Snyder: With many loans tied to Prime Rate or Treasury Rates, they adjust immediately and the margin we receive, from our cost of funds to what we price our loans at, drops. Being a new bank, I have a projected "rate of return" or "spread" on my loans and lower interest rates do impact this.
Stednitz: Lower rates tend to stimulate business activity. However, they generally result in lower margins and earnings for banks. LibertyBank has seen some decrease in net interest margin due to lower rates.
Van Hemelryck: This is a difficult time for banks. The deep rate cuts by the Federal reserve, largely in response to the deteriorating real estate market, have resulted in a compression effect on margins here in Central Oregon and abroad. We are asset (loan) sensitive with a significant portion of our loans tied to the Prime Rate, meaning, in a declining rate environment, our loans re-price more rapidly than our deposits and margins compress. However, we have mitigated this with interest rate floors on our variable rate loans.
Q. What is your strategy for succeeding during this economically challenging time?
Anderson: Continue to make loans to the membership. Invest in high quality loan participations with other credit unions to keep excess funds earning strong yields. Keep deposit rates competitive in order to serve members and retain relationships. Implement cost control at every viable opportunity. Keep an eye out for opportunities caused by the economic downturn to increase the Credit Union’s presence throughout Central Oregon. E.g. Branch expansion.
Farnsworth: Umpqua Bank’s culture is our top priority. We continue to invest in our people and strengthen our ties in the community. As always, we are operating as a community bank with local decision making and a focused strategy for growth, while aggressively working to resolve any potential problem loans impacted by the housing market downturn.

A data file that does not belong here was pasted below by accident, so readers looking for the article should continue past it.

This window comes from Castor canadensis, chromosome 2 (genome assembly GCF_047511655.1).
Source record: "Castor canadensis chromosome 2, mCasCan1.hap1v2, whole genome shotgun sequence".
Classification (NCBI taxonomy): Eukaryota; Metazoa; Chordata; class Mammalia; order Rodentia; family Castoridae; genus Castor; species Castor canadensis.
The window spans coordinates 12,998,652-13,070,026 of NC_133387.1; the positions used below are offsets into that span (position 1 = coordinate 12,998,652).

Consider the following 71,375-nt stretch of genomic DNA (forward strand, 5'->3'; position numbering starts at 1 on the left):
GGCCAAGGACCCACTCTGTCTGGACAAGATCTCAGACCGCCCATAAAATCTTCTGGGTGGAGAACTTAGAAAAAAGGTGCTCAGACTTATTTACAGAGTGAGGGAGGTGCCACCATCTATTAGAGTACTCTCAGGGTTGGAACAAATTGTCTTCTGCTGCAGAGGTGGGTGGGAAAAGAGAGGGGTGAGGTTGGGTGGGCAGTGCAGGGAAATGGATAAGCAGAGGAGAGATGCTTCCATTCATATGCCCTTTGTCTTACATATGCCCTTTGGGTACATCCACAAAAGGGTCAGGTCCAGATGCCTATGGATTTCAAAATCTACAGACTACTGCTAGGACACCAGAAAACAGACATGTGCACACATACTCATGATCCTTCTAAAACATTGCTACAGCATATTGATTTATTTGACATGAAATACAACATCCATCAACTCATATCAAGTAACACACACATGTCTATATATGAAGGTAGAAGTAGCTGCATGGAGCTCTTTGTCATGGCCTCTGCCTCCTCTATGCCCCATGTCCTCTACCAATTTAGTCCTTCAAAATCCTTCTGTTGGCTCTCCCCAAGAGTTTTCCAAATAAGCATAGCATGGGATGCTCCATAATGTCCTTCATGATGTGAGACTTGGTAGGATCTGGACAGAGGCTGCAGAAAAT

The economic environment has been and continues to be challenging for the financial services industry as a whole. Umpqua Bank is backed by a strong financial team who recognized challenges early on and is prepared to navigate the company through tough times. We credit their talents and experience to the successes we have had in one of the toughest economic environments our industry has seen and are happy to report positive earnings in the first quarter of 2008.
Freeman: Continue to invest in our team, our products and our service locations to facilitate ongoing growth. This is tempered by the need to be diligent in our loan underwriting. We do not intend to pull back from growing our loan portfolio, nor do we intend to reduce our commitment to the communities we serve.
Newton: The strong foundation of Bank of the Cascades has been built in a profitable, sound and thoughtful manner throughout prosperous times. This foundation allows us to respond effectively from a place of strength in a down real estate cycle. We continue to be profitable and "well-capitalized" according to federal regulatory guidelines, and are working actively to assist our customers impacted by this downturn. As a regional bank, we are actively monitored and measured through extensive federal regulation which provides reassurance to those we serve.
Our strategy to succeed during this challenging economy is the same as it has always been; we remain focused on how to best serve our customers and communities. With a strong commitment to deliver the best in community banking for the financial well-being of customers and shareholders, we combine outstanding service, competitive financial products, local expertise and advanced technology in meaningful and specific ways for each individual customer.